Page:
Maine Mariners Coach Ben Guite instructs his players during a practice Wednesday at the University of Southern Maine in Gorham prior to Game 3 of their first-round ECHL series against the Reading Royals. The Mariners will try to rebound from a 2-0 series deficit when they play their first home playoff game Thursday night at Cross Insurance Arena. Shawn Patrick Ouellette/Staff Photographer

After being one of the top teams in the ECHL on the power play in the regular season, the Maine Mariners went 0 for 7 with the man advantage while losing the first two games of their best-of-seven playoff series against Reading.

To get back into the series, the Mariners have to be willing to do the dirty work in front of the net, said Coach Ben Guite.

“You’ve got to fight for your space. It’s playoff hockey. Every inch matters,” Guite said. “Sometimes that means you might be met with a stick or an elbow. You’ve still got to plow through it and get there.”

Game 3 is 7 p.m. Thursday at Cross Insurance Arena. It’ll be the Mariners’ first home playoff game in franchise history. Game 4 is 7:15 p.m. Friday at Cross arena, and if necessary, Maine will host Game 5 at 6 p.m. Saturday.

The Royals won 3-2 in Game 1 and 3-0 in Game 2. Both games were played last week in Reading, Pennsylvania.

“I think we played good defensive games. We didn’t give (Reading) much, but we didn’t generate much,” Guite said. “That’s where we have to be better. It starts with special teams. We went 0 for 7 on the power play. They went 3 for 7. Right there, that’s a big difference. That’s the series so far.”


In the regular season, Maine scored on 24.9 percent (55 of 221) of its power-play opportunities, second-best in the ECHL. Nick Master, who was second on the Mariners in scoring in the regular season with 16 goals and 37 assists in 57 games, said the team has to simplify the power play.

“We’re trying to be a little too cute right now. We’re trying to force things a bit too much. If we simplify it and get back to how it was before, we should be fine,” Master said.

Mathew Santos, Maine’s leading scorer during the regular season, drives to the net during Wednesday’s practice. The Mariners have scored just two goals in their first two playoff games and are 0 for 7 on the power play. Shawn Patrick Ouellette/Staff Photographer

It’s not that the Mariners aren’t getting off shots. Reading goalie Logan Flodell made 28 saves in Game 1 and 32 in Game 2. The Mariners think they can do more to make Flodell, who had a 2.33 goals-against average and .918 save percentage in the regular season, work harder.

“I think we’ve just got to take his eyes away a little bit. Make more traffic (in front of the net). We’re getting shots, but he’s just seeing them to make that save,” said Mathew Santos, who led Maine with 26 goals and 33 assists in the regular season. “We’ve put a good amount of pucks on him. In any pro league, the first shot, they’re going to make that save. We’ve got to make it difficult on him and try to create a little more havoc in front.”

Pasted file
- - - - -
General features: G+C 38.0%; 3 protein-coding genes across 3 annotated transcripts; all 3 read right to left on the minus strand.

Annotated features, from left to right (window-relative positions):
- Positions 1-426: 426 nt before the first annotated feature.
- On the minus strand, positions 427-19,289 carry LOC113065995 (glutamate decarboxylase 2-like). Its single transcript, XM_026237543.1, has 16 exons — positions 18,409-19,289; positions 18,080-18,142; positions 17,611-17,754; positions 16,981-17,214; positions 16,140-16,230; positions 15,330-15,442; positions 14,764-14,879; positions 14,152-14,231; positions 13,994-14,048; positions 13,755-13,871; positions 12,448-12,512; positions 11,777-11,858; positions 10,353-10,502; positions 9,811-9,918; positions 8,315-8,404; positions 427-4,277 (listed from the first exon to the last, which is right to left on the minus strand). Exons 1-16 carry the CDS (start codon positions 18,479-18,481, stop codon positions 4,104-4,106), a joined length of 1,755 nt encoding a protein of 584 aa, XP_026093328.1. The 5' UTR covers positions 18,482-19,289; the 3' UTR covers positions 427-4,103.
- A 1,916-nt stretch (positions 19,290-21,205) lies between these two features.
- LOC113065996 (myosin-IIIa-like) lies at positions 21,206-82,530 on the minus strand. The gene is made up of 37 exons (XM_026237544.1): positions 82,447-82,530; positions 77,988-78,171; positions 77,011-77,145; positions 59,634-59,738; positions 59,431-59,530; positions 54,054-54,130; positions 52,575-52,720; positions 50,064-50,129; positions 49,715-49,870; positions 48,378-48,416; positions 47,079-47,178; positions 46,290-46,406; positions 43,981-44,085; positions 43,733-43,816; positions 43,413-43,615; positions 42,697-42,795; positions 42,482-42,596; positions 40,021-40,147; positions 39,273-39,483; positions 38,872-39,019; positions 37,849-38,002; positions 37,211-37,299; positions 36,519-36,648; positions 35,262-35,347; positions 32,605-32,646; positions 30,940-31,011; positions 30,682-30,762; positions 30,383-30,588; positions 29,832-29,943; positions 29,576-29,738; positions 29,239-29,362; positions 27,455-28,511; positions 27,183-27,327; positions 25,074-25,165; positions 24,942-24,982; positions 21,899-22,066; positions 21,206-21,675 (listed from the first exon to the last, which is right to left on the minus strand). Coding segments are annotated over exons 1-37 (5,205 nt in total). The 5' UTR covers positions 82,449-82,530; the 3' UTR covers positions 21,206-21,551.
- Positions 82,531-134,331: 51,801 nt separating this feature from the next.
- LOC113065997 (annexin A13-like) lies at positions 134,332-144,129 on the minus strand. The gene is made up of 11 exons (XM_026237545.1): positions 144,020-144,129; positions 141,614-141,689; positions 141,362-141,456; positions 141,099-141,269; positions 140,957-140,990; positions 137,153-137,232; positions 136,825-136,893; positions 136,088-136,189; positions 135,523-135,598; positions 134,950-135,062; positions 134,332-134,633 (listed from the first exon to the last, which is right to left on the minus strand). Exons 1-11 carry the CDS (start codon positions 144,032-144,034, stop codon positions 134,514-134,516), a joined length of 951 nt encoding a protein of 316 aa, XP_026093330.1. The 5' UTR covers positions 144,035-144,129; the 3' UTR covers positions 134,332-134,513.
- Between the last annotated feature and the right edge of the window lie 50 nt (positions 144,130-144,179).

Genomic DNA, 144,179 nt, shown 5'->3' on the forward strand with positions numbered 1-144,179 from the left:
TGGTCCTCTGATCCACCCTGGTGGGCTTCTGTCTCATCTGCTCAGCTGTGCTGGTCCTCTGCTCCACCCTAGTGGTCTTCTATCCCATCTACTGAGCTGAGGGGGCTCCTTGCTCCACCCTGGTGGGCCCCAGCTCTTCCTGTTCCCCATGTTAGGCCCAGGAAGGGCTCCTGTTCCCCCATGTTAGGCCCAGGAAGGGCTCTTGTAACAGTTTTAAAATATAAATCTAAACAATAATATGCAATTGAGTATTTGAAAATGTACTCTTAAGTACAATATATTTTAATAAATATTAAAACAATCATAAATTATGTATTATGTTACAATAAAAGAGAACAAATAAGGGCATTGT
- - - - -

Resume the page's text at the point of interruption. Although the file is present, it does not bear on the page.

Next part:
Added Guite: “The biggest thing is we didn’t give (Flodell) second looks. He makes the first save, and we haven’t been able to play desperate enough to get to that second puck. It’s playoff hockey, and getting into that area is tougher and tougher. We’ve got to work harder to get inside the dots, and to the second pucks in front of the net.”

Who will be in net for the Mariners in Game 3 is unclear. Stefanos Lekkas started Game 1 and made 33 saves. Callum Booth was reassigned to Maine from Providence, the Boston Bruins’ AHL affiliate, prior to Game 2 and started in goal. Booth was pulled just under six minutes into the second period after allowing three goals on 11 shots and was replaced by Jeremy Brodeur, son of Hall of Fame goaltender Martin Brodeur. Brodeur made nine saves the rest of the game.


All three goalies saw plenty of action with the Mariners in the regular season, and all three are available for Game 3. On Tuesday, Guite declined to reveal who will start Thursday.

“We haven’t made a final decision. I think all three guys give us a chance to win, so that’s not the issue. It’s who we feel gives us the best chance to win at this point,” Guite said.

The Mariners won their final three regular-season games to edge the Worcester Railers for the North Division’s fourth and final playoff spot.

“It was definitely a huge thing for us to make the playoffs, especially how we did it, Master said.

“I know (Reading has) an older team. They have guys who have been through the playoffs. We’re kind of a younger team. Those first two games were kind of a learning curve for us. From here on out, there should be no more jitters. There should be no more anxiousness to the game. We’re just playing hockey again. Those first two games were kind of a wakeup call for us.”

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